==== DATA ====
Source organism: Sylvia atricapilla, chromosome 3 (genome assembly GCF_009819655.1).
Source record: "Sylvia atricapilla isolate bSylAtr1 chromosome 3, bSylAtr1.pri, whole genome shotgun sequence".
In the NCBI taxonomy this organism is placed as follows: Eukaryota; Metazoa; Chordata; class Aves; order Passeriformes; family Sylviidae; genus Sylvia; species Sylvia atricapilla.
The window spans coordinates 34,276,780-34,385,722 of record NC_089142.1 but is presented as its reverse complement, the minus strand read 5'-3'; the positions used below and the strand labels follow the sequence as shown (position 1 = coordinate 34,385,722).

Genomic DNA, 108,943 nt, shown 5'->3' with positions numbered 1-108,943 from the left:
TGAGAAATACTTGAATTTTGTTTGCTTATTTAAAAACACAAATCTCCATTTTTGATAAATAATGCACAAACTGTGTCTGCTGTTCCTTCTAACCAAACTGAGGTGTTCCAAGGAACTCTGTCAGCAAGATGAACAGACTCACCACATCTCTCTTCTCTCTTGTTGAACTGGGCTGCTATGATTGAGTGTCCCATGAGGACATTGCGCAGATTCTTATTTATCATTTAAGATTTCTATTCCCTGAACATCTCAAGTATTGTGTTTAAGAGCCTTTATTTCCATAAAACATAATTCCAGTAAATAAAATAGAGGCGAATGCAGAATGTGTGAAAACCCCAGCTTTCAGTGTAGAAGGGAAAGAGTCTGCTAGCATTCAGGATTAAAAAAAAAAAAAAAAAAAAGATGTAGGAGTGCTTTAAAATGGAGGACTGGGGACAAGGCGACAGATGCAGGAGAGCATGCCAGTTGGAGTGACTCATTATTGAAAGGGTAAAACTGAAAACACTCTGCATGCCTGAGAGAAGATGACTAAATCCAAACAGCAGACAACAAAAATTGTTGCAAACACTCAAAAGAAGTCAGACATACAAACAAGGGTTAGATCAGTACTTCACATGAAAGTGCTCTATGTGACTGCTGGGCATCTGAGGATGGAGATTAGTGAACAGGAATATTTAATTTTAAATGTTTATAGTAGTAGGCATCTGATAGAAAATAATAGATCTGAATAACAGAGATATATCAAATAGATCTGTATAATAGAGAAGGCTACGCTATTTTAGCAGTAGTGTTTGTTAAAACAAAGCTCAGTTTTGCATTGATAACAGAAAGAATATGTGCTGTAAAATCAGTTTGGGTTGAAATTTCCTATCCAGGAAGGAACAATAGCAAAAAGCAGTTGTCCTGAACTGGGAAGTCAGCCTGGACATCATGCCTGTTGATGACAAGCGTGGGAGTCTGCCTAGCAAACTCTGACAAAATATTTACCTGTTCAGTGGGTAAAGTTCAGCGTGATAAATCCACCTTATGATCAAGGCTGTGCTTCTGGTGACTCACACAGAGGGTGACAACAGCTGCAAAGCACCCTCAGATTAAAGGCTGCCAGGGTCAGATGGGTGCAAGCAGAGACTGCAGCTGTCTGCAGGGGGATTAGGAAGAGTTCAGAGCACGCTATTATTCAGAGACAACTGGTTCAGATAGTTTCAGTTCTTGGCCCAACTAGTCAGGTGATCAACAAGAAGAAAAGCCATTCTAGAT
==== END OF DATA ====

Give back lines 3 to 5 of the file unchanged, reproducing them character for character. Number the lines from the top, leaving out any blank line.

In the NCBI taxonomy this organism is placed as follows: Eukaryota; Metazoa; Chordata; class Aves; order Passeriformes; family Sylviidae; genus Sylvia; species Sylvia atricapilla.
The window spans coordinates 34,276,780-34,385,722 of record NC_089142.1 but is presented as its reverse complement, the minus strand read 5'-3'; the positions used below and the strand labels follow the sequence as shown (position 1 = coordinate 34,385,722).

Genomic DNA, 108,943 nt, shown 5'->3' with positions numbered 1-108,943 from the left: